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GCANs: Global Cellular Automaton Networks

Seth J. Chandler
Organization: Unversity of Houston Law Center

2004 International Mathematica Symposium
Conference location

Banff, Canada

Many social, economic, biological and legal interactions can be thought of as situations in which actors have private information, public signals that they can give off, and various algorithms for figuring out which signals to emit. Often those algorithms involve introspection a look at one's own condition and values and an examination of the behavior of "neighboring" members of society. This article conceptualizes something known as a Global Cellular Automaton Network (GCAN) as a general tool for exploring systems that feature distributed information (with varying degrees of privacy), potentially heterogeneous values, and complex patterns of connection between agents. It does so using the Mathematica programming language and drawing on some of the insights of Stephen Wolfram's book, A New Kind of Science [Wolfram 2002]. The GCAN derives from the somewhat simpler construct of a global cellular automaton (GCA). A GCA is a single cellular automaton in which the evolution of each site is a function not only of the values of the site's neighbors which is the distinguishing feature of conventional cellular automata but also of certain global features of the automaton. A GCAN preserves the notion of evolution that depends in some way on global features of the system but further extends from both a cellular automaton and a GCA in at least two ways: (1) there are multiple cellular automata that are networked with each other; (2) each site within each cellular automaton node within the GCAN evolves, based not only on the values of its neighbors and on its own global characteristics but also on certain characteristics of the cellular automata to which it is connected. This extension creates a tool capable of great flexibility in the systematic study of complex systems. Moreover, GCANs can be used to explore "Random Cellular Networks", in which the update rule to be applied by each site on each iteration is determined by application of a node-specific cellular automaton to the signals being emitted by its neighboring nodes. They provide a vehicle for studying composition of cellular automata. This notebook begins the study of GCANs and shows how they can be implemented in Mathematica. The code for this versatile mechanism appears to be relatively speedy and almost as general as Mathematica's underlying CellularAutomaton function.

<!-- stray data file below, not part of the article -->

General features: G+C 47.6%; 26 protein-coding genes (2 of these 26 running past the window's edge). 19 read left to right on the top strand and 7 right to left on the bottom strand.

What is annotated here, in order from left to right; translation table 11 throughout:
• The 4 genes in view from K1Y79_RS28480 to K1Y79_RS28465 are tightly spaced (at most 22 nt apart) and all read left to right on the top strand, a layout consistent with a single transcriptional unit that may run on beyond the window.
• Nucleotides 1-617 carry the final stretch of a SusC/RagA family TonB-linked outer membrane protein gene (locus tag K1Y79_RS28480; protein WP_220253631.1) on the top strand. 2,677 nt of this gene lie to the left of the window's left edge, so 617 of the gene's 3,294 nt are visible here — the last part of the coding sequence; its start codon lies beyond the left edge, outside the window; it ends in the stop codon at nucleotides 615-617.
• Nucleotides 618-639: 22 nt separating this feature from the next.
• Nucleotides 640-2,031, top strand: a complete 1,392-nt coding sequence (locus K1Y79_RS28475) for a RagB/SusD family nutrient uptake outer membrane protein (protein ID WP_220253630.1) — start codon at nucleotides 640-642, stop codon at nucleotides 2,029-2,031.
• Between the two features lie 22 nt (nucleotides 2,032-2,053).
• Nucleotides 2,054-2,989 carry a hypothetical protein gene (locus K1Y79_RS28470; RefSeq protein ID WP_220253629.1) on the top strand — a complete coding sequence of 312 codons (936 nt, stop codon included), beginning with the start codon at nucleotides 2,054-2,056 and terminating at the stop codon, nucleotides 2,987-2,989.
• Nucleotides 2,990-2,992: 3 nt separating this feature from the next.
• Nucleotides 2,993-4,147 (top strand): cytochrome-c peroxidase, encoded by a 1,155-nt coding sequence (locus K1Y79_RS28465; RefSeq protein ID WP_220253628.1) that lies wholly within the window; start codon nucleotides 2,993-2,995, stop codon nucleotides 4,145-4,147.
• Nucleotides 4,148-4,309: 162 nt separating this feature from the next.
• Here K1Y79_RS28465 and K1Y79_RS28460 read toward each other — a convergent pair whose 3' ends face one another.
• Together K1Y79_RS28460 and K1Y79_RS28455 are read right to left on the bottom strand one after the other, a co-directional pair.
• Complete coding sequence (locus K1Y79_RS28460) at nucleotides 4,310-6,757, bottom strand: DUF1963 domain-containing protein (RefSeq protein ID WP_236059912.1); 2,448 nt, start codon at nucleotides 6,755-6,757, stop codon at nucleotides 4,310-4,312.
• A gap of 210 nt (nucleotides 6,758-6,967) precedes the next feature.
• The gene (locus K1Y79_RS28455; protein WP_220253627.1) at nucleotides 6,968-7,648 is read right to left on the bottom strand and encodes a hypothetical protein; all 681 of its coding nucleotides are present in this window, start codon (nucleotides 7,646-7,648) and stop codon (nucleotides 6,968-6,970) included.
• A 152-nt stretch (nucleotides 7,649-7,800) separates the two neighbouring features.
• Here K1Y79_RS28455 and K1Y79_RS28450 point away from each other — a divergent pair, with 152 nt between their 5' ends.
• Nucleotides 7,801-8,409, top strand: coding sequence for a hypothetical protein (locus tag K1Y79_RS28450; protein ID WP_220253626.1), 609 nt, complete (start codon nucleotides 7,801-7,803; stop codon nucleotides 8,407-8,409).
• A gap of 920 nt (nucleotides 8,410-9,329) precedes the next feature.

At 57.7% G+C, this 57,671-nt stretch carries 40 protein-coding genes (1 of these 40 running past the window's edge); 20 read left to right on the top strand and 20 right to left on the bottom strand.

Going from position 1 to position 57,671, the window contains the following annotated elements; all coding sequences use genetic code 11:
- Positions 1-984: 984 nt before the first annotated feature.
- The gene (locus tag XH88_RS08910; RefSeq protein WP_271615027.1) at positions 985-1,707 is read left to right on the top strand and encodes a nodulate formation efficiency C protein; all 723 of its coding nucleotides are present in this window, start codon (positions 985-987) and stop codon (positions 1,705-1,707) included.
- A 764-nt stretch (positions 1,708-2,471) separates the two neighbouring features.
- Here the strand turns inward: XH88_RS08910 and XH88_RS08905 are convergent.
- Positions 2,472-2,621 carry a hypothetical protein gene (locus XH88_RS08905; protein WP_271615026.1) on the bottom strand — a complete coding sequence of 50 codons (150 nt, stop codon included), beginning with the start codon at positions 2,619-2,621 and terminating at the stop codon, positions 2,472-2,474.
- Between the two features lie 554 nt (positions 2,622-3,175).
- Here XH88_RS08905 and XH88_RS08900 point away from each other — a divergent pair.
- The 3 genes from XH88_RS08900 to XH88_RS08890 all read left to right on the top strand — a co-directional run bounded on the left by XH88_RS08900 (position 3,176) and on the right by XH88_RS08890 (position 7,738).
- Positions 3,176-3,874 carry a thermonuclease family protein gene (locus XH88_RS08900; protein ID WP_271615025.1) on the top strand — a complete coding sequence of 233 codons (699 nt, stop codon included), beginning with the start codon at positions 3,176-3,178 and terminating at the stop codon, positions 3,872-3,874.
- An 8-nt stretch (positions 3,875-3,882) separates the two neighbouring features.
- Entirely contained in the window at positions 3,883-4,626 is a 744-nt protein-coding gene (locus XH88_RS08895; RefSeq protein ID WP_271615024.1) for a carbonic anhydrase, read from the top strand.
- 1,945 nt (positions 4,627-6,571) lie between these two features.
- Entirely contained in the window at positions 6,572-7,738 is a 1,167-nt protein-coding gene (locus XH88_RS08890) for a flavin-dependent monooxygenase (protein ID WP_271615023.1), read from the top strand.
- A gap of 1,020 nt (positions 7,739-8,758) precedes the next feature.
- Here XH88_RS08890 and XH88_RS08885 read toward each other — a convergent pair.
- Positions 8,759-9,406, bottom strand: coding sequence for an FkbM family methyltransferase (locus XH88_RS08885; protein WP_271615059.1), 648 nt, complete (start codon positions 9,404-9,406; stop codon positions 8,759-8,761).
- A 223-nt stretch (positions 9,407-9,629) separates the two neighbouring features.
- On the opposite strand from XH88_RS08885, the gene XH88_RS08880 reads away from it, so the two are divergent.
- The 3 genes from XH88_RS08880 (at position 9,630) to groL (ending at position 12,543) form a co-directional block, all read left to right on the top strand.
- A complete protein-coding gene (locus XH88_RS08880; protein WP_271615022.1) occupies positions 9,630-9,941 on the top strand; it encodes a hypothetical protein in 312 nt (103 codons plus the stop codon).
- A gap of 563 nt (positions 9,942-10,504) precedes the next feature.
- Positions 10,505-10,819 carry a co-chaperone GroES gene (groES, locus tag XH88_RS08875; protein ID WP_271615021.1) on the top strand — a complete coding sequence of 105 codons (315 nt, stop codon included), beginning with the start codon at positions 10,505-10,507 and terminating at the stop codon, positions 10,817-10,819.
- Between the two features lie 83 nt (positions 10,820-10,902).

*Mathematics > Discrete Mathematics > Cellular Automata

cellular automata, A New Kind of Science, legal interactions, social interactions, economic interactions, GCAN, global cellular automaton network, distributed information
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